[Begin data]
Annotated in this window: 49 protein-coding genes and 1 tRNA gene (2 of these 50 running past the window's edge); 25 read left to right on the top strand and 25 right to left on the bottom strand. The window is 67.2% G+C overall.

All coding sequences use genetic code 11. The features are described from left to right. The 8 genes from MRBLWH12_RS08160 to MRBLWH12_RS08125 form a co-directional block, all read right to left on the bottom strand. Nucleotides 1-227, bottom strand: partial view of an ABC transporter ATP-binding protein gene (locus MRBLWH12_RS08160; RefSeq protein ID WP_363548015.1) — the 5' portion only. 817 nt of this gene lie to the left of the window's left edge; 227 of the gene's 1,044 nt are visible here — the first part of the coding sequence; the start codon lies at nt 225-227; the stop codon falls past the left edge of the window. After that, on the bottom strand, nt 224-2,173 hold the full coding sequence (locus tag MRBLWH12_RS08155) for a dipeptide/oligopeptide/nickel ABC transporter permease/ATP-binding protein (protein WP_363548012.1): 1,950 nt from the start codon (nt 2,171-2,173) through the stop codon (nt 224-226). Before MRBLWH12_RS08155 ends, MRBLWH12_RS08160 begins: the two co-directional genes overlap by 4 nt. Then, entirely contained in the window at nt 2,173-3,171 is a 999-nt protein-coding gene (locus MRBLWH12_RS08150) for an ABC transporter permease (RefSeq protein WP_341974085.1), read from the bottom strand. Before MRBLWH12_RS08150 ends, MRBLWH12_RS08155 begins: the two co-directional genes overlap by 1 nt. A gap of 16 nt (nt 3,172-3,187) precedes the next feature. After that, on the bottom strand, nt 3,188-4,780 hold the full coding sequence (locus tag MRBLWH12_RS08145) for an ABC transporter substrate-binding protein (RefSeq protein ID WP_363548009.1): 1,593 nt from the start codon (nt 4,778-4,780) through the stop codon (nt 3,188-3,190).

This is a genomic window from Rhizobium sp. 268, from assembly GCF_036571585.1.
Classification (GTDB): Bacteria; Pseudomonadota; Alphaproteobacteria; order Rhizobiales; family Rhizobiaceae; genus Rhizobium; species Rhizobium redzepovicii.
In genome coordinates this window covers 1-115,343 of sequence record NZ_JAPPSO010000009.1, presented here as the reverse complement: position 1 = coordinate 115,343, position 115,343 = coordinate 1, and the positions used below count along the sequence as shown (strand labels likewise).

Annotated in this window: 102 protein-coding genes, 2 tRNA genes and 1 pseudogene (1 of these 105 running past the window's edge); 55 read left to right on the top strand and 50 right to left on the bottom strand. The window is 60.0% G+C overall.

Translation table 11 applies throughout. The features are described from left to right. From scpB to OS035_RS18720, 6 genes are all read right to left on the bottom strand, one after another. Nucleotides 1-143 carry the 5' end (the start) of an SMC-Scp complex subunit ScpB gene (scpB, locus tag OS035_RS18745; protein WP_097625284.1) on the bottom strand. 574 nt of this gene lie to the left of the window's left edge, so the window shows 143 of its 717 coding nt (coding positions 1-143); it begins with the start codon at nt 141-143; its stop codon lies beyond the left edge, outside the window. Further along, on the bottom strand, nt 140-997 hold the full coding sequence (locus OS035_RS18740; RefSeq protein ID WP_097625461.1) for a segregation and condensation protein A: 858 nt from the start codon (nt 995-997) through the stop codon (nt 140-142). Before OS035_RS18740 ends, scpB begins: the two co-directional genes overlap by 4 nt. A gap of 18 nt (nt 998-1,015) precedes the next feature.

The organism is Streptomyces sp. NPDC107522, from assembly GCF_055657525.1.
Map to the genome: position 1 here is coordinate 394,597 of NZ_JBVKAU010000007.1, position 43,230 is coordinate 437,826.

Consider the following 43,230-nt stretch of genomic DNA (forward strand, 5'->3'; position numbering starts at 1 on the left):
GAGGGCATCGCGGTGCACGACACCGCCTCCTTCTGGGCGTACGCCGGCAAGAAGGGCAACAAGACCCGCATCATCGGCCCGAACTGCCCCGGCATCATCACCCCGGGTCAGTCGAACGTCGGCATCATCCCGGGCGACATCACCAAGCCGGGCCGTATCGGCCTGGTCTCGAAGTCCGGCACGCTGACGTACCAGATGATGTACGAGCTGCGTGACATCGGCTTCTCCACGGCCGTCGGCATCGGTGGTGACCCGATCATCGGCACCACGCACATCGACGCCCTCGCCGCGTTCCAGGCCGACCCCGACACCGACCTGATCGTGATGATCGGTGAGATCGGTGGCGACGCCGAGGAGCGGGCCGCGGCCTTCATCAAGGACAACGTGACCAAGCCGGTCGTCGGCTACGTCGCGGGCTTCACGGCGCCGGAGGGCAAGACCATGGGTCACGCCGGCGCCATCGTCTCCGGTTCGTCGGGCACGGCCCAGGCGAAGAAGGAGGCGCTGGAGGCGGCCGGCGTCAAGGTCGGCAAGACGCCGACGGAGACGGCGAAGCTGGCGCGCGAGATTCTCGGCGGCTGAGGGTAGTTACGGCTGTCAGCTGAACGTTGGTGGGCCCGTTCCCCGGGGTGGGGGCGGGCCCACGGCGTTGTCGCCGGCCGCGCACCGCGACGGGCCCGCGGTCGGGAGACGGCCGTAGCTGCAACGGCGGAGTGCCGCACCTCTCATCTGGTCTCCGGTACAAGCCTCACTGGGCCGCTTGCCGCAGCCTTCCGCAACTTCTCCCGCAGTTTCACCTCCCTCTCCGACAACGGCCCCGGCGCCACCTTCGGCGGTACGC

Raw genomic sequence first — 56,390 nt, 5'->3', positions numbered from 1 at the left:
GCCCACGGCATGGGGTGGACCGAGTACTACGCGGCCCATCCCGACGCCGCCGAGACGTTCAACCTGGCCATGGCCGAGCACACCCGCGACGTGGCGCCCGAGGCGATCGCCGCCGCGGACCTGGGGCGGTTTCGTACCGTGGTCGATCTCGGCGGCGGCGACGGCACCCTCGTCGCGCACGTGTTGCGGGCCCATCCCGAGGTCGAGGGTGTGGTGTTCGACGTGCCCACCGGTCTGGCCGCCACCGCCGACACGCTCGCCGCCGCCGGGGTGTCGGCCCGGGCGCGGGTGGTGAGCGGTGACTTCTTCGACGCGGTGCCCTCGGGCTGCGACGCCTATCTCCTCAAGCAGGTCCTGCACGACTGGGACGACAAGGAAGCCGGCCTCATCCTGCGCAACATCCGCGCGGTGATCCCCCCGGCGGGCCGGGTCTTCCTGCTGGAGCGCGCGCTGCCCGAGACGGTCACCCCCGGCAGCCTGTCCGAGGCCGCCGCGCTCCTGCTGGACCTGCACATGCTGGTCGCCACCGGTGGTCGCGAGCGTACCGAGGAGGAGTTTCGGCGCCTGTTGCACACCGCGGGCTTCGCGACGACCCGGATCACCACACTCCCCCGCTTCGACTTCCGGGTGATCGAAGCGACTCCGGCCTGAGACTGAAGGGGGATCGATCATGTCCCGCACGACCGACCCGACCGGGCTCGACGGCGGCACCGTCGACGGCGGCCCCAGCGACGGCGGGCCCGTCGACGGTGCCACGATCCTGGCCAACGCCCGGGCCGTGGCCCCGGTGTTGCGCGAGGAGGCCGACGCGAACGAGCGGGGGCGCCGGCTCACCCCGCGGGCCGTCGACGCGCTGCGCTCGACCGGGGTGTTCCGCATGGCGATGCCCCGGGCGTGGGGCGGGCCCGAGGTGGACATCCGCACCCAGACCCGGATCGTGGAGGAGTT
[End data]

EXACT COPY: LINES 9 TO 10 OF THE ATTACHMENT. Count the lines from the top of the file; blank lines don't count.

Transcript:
Map to the genome: position 1 here is coordinate 394,597 of NZ_JBVKAU010000007.1, position 43,230 is coordinate 437,826.

Consider the following 43,230-nt stretch of genomic DNA (forward strand, 5'->3'; position numbering starts at 1 on the left):